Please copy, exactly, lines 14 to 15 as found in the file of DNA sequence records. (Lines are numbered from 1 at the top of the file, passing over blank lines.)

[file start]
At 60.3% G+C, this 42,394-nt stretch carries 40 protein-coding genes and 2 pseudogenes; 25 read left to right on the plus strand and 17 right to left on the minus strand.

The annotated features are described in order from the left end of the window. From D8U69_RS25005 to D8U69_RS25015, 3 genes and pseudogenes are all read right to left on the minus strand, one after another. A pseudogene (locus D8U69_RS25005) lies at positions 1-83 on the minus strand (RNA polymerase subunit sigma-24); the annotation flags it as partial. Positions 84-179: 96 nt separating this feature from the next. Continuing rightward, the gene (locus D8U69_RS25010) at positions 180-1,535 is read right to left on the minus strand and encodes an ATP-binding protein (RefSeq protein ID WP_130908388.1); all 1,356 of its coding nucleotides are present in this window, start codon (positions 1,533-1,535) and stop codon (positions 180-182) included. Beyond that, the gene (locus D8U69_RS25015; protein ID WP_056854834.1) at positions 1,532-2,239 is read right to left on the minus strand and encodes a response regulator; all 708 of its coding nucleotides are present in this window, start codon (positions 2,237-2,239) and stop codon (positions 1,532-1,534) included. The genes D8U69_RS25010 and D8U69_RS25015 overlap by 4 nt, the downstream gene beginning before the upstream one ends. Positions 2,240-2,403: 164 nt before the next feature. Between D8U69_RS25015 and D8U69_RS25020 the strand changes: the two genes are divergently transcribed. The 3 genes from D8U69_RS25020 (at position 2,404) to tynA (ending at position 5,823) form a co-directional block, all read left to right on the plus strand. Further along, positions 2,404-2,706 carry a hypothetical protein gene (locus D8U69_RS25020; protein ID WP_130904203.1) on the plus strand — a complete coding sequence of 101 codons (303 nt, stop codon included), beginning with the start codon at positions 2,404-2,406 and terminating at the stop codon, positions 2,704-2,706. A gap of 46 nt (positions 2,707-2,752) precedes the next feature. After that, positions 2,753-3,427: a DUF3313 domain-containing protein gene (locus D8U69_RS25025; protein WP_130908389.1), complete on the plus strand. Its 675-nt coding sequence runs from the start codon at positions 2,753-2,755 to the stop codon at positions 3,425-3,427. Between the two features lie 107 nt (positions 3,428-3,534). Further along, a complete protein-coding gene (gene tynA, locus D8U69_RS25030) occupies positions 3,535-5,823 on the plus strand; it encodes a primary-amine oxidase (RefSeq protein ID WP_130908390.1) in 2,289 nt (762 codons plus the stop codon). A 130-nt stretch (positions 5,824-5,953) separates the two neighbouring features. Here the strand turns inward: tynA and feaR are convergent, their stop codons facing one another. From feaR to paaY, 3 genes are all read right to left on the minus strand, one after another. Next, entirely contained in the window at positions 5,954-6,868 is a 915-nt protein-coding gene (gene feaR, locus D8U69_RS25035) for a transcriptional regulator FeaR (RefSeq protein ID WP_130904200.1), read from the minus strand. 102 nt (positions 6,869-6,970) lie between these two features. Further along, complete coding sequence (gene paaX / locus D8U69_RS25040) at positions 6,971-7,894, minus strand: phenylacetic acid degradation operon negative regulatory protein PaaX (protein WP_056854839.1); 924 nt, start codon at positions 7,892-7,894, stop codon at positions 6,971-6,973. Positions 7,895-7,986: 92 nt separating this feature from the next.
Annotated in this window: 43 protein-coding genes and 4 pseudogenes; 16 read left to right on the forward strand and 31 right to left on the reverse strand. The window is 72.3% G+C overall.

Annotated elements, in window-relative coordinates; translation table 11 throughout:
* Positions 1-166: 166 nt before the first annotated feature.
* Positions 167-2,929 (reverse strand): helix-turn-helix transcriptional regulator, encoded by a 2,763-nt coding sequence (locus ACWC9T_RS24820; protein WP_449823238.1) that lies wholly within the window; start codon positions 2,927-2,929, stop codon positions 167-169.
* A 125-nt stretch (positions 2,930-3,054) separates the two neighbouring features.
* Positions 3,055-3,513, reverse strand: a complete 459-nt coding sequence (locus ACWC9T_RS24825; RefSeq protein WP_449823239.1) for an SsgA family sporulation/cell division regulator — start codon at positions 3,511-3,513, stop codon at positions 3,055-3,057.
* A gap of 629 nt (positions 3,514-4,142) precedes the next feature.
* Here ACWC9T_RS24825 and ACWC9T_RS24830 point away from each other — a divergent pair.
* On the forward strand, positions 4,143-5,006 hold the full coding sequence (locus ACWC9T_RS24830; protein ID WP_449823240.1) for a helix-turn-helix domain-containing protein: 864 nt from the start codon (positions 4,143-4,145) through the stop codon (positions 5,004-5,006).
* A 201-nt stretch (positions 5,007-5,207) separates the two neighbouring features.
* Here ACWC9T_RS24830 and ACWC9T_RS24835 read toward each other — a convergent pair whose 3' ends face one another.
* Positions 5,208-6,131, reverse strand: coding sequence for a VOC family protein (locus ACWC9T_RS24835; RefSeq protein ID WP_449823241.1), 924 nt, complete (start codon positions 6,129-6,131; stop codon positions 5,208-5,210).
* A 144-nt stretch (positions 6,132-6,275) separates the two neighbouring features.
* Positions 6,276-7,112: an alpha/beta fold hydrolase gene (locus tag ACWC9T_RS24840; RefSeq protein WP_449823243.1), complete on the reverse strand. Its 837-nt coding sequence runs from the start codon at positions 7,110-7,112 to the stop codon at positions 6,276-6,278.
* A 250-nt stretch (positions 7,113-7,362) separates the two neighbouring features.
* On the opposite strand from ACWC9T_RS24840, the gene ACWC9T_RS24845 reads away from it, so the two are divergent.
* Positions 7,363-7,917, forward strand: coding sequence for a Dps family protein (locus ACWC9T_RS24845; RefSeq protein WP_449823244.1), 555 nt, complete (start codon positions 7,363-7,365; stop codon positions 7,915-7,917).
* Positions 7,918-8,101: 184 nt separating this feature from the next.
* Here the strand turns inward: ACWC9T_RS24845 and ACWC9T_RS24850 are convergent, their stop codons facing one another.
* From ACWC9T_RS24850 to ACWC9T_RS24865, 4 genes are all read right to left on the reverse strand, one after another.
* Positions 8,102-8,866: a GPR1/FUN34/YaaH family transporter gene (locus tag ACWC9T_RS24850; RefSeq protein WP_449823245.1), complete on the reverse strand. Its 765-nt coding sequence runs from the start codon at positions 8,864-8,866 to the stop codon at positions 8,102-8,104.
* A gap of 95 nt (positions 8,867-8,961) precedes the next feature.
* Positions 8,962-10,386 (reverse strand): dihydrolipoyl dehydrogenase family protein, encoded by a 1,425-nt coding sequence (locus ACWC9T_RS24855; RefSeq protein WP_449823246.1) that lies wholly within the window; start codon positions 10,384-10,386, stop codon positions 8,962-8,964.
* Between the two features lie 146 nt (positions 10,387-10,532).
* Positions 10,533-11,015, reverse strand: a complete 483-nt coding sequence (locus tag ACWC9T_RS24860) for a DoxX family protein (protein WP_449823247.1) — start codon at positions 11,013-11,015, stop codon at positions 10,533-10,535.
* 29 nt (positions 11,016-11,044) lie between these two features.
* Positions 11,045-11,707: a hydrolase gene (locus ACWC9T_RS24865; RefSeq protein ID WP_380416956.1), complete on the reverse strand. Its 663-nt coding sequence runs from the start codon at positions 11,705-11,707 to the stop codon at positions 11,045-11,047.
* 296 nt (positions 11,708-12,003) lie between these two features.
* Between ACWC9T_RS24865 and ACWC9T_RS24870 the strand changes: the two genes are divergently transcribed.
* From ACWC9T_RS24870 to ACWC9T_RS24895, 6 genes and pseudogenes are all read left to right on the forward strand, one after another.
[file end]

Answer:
* Positions 5,208-6,131, reverse strand: coding sequence for a VOC family protein (locus ACWC9T_RS24835; RefSeq protein ID WP_449823241.1), 924 nt, complete (start codon positions 6,129-6,131; stop codon positions 5,208-5,210).
* A 144-nt stretch (positions 6,132-6,275) separates the two neighbouring features.